Academic health systems treat millions of patients, educate the medical workforce, and conduct groundbreaking research, but they’re also vital economic anchors for their communities. In fact, they contribute more than $562 billion in gross domestic product (GDP)—which translates to about 3.1 percent of the total U.S. GDP, on par with the transportation and food services industries—and support over 6.3 million jobs.
As the largest private employer in Philadelphia along with the University, Penn Medicine has had a profound and growing economic impact around the city and throughout Pennsylvania and New Jersey. The system generates a spectrum of jobs, attracts new businesses, and causes a ripple effect of dollars spent in the surrounding communities. In fiscal year 2017, Penn Medicine provided $500 million to benefit the community.
“We’ve contributed to the economic vitalization in Philly,” said Ralph Muller, CEO of UPHS. “We recruit and hire great people, who become part of the workforce and intellectual life of the city and buy houses, go to restaurants, art centers and museums. We have built billions of dollars of buildings, which is a major source of construction jobs, as well as the anchors of redeveloping neighborhoods. It’s a powerful combination of forces that cause us to be great place for medical care, and Philly a great place to live.”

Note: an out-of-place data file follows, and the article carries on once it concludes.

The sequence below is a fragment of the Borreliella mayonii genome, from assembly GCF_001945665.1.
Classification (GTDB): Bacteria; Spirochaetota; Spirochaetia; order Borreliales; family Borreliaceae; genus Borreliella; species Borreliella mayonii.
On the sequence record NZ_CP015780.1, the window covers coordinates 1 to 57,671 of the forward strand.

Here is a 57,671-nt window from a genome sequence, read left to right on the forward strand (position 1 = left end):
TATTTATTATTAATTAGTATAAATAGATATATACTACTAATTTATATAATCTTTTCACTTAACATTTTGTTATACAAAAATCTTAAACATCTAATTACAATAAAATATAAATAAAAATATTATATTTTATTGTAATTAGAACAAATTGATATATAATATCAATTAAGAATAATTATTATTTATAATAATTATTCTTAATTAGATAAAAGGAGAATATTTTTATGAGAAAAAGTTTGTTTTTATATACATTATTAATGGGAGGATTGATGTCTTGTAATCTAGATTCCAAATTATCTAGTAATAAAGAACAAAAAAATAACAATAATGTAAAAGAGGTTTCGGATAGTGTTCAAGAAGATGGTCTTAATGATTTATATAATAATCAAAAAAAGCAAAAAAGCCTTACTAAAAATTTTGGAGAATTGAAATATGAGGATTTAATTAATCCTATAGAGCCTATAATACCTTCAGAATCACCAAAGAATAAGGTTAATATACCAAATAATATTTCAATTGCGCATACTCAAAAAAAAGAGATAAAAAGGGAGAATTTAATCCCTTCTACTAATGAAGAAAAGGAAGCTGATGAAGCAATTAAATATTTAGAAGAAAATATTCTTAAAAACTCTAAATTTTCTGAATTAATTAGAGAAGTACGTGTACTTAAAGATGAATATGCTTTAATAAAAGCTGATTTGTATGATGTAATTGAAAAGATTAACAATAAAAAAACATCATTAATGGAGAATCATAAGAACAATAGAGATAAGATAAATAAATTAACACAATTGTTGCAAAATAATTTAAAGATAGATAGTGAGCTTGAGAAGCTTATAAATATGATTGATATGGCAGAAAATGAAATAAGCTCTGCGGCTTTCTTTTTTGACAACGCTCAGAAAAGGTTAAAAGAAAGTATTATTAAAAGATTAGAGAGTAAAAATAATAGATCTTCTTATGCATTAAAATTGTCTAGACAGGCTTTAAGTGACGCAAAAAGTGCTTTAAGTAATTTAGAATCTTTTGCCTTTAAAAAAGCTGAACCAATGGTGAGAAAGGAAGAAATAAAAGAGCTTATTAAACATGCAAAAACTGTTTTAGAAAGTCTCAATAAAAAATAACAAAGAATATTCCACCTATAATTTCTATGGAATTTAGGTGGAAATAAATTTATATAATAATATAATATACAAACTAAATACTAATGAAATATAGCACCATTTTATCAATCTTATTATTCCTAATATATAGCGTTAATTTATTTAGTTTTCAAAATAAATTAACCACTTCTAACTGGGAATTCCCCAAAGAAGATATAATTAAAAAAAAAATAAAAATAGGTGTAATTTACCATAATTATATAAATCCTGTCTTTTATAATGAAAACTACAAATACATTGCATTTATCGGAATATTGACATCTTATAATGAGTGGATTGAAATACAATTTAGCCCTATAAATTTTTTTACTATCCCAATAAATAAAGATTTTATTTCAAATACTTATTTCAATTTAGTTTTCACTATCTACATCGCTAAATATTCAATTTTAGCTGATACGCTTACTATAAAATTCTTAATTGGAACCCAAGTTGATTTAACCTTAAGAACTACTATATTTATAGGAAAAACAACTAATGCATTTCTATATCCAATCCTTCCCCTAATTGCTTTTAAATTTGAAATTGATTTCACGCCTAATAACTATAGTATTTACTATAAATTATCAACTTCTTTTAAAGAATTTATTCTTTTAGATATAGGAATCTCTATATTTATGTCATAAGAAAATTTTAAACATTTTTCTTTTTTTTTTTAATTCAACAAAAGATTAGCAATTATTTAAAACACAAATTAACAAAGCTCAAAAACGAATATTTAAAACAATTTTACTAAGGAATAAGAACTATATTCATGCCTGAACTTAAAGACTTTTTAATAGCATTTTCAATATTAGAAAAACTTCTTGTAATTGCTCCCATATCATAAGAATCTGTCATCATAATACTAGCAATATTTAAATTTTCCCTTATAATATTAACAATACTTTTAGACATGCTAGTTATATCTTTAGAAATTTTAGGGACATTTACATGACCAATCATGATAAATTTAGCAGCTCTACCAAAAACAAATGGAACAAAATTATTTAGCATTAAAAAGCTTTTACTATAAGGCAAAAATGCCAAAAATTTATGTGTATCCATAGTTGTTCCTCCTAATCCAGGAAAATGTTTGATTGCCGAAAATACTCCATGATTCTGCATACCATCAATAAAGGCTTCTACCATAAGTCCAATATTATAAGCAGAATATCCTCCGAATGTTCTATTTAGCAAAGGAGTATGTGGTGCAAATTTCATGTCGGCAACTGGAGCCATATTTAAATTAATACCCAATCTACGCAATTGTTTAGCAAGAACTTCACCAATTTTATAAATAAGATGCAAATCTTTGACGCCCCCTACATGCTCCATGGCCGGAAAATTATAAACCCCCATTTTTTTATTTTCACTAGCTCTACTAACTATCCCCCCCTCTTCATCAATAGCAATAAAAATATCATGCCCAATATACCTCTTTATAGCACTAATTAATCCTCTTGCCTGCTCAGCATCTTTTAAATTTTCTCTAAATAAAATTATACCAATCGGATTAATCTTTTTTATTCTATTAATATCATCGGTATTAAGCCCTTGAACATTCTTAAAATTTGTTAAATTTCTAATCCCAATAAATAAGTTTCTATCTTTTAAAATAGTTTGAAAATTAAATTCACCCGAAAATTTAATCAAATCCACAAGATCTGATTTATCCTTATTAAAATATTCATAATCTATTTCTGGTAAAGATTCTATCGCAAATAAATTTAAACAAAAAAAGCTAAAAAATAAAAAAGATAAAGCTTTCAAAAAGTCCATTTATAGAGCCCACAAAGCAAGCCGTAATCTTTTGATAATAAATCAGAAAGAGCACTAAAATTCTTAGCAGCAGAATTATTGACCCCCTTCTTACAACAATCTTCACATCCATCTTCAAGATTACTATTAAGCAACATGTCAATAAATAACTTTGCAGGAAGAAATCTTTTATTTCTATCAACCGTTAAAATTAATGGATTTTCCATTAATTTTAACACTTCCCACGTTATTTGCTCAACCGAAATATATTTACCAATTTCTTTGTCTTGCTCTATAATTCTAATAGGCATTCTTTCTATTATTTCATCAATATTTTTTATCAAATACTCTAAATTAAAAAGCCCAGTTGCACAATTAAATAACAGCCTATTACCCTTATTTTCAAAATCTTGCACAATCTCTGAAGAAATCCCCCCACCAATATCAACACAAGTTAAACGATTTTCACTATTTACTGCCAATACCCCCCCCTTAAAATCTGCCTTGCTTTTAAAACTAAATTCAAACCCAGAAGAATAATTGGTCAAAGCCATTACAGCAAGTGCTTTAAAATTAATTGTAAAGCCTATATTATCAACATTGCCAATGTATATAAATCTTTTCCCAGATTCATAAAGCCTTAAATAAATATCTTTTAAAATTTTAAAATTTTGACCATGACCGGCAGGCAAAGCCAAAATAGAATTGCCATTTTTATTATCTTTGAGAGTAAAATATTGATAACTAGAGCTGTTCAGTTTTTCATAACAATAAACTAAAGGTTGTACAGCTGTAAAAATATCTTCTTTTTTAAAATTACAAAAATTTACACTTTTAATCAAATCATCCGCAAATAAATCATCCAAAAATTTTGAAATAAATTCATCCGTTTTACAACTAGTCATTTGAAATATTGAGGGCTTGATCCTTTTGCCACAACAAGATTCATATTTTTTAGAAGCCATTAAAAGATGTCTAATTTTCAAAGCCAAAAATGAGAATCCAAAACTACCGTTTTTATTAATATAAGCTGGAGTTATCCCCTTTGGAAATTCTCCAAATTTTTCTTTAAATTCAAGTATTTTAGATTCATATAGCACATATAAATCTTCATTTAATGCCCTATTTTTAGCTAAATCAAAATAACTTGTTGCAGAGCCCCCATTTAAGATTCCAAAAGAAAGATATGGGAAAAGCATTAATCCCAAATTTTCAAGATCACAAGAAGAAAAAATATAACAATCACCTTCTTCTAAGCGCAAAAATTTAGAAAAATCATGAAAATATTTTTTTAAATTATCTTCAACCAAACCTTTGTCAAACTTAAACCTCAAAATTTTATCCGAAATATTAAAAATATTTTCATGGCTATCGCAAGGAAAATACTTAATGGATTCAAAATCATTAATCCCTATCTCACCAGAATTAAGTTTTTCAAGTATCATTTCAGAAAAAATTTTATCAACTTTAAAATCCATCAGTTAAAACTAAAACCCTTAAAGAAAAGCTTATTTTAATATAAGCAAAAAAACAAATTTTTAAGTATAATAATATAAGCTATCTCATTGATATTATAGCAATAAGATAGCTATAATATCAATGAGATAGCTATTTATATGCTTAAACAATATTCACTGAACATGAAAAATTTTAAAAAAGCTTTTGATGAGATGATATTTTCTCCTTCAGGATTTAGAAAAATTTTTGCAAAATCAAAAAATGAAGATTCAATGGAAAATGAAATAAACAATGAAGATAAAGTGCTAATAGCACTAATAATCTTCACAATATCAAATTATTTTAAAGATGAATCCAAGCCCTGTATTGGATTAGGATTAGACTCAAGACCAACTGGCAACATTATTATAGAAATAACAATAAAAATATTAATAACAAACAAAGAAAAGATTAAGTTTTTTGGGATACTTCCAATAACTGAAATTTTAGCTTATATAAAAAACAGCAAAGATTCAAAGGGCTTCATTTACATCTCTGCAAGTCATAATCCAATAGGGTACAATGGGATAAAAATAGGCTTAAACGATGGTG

CEO Ralph W. Muller announced this year that he will retire in June 2019 after leading UPHS for 17 years of its 25-year history. He’s eager to acknowledge the staff who make Penn Medicine great and to share his game plan for success.
Ralph Muller has a penchant for sports metaphors when talking shop. So it’s fitting he slipped one in talking about the quarter-century milestone moment for UPHS.
“You start winning some ball games, and all of the sudden people believe you are going to start winning some more,” he said. “We improved patient care, emphasized nursing, and markedly improved our finances.”